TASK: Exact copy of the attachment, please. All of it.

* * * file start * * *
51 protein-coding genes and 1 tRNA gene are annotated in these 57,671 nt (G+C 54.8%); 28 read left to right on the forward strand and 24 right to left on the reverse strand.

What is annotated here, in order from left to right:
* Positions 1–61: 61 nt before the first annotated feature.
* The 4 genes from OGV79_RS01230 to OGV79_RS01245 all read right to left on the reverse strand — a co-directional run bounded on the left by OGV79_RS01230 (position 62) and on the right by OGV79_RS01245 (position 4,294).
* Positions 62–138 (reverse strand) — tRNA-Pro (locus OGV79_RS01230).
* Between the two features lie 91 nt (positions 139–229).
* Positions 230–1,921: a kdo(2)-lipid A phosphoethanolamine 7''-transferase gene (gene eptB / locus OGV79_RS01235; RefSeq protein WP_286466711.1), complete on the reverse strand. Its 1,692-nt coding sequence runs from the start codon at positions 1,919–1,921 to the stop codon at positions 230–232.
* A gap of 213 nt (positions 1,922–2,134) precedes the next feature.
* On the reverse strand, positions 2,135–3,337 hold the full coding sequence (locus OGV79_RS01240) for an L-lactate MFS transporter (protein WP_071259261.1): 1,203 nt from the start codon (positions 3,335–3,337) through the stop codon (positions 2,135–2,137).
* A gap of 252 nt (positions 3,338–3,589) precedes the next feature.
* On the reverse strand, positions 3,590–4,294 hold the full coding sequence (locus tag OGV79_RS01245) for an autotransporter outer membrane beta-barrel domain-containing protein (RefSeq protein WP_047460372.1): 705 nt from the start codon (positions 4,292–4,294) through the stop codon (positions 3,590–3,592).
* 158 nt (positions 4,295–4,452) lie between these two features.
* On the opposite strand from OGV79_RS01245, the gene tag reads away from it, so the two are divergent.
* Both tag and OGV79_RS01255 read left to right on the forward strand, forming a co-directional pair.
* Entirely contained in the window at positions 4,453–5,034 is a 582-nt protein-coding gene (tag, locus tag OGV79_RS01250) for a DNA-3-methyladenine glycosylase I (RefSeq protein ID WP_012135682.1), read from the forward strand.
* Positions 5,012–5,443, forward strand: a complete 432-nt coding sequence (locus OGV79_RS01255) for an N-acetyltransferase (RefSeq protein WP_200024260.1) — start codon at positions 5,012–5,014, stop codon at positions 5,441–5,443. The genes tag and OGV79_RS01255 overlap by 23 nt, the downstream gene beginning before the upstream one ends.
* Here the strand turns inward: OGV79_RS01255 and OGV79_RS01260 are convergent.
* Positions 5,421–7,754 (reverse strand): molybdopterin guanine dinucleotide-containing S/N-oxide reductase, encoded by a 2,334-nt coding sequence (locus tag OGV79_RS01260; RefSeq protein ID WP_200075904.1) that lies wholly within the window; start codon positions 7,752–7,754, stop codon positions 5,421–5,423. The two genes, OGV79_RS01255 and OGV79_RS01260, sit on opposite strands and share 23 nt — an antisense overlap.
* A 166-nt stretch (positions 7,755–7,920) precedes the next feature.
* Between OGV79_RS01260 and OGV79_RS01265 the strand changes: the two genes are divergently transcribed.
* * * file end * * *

51 protein-coding genes and 1 tRNA gene are annotated in these 57,671 nt (G+C 54.8%); 28 read left to right on the forward strand and 24 right to left on the reverse strand.

What is annotated here, in order from left to right:
* Positions 1–61: 61 nt before the first annotated feature.
* The 4 genes from OGV79_RS01230 to OGV79_RS01245 all read right to left on the reverse strand — a co-directional run bounded on the left by OGV79_RS01230 (position 62) and on the right by OGV79_RS01245 (position 4,294).
* Positions 62–138 (reverse strand) — tRNA-Pro (locus OGV79_RS01230).
* Between the two features lie 91 nt (positions 139–229).
* Positions 230–1,921: a kdo(2)-lipid A phosphoethanolamine 7''-transferase gene (gene eptB / locus OGV79_RS01235; RefSeq protein WP_286466711.1), complete on the reverse strand. Its 1,692-nt coding sequence runs from the start codon at positions 1,919–1,921 to the stop codon at positions 230–232.
* A gap of 213 nt (positions 1,922–2,134) precedes the next feature.
* On the reverse strand, positions 2,135–3,337 hold the full coding sequence (locus OGV79_RS01240) for an L-lactate MFS transporter (protein WP_071259261.1): 1,203 nt from the start codon (positions 3,335–3,337) through the stop codon (positions 2,135–2,137).
* A gap of 252 nt (positions 3,338–3,589) precedes the next feature.
* On the reverse strand, positions 3,590–4,294 hold the full coding sequence (locus tag OGV79_RS01245) for an autotransporter outer membrane beta-barrel domain-containing protein (RefSeq protein WP_047460372.1): 705 nt from the start codon (positions 4,292–4,294) through the stop codon (positions 3,590–3,592).
* 158 nt (positions 4,295–4,452) lie between these two features.
* On the opposite strand from OGV79_RS01245, the gene tag reads away from it, so the two are divergent.
* Both tag and OGV79_RS01255 read left to right on the forward strand, forming a co-directional pair.
* Entirely contained in the window at positions 4,453–5,034 is a 582-nt protein-coding gene (tag, locus tag OGV79_RS01250) for a DNA-3-methyladenine glycosylase I (RefSeq protein ID WP_012135682.1), read from the forward strand.
* Positions 5,012–5,443, forward strand: a complete 432-nt coding sequence (locus OGV79_RS01255) for an N-acetyltransferase (RefSeq protein WP_200024260.1) — start codon at positions 5,012–5,014, stop codon at positions 5,441–5,443. The genes tag and OGV79_RS01255 overlap by 23 nt, the downstream gene beginning before the upstream one ends.
* Here the strand turns inward: OGV79_RS01255 and OGV79_RS01260 are convergent.
* Positions 5,421–7,754 (reverse strand): molybdopterin guanine dinucleotide-containing S/N-oxide reductase, encoded by a 2,334-nt coding sequence (locus tag OGV79_RS01260; RefSeq protein ID WP_200075904.1) that lies wholly within the window; start codon positions 7,752–7,754, stop codon positions 5,421–5,423. The two genes, OGV79_RS01255 and OGV79_RS01260, sit on opposite strands and share 23 nt — an antisense overlap.
* A 166-nt stretch (positions 7,755–7,920) precedes the next feature.
* Between OGV79_RS01260 and OGV79_RS01265 the strand changes: the two genes are divergently transcribed.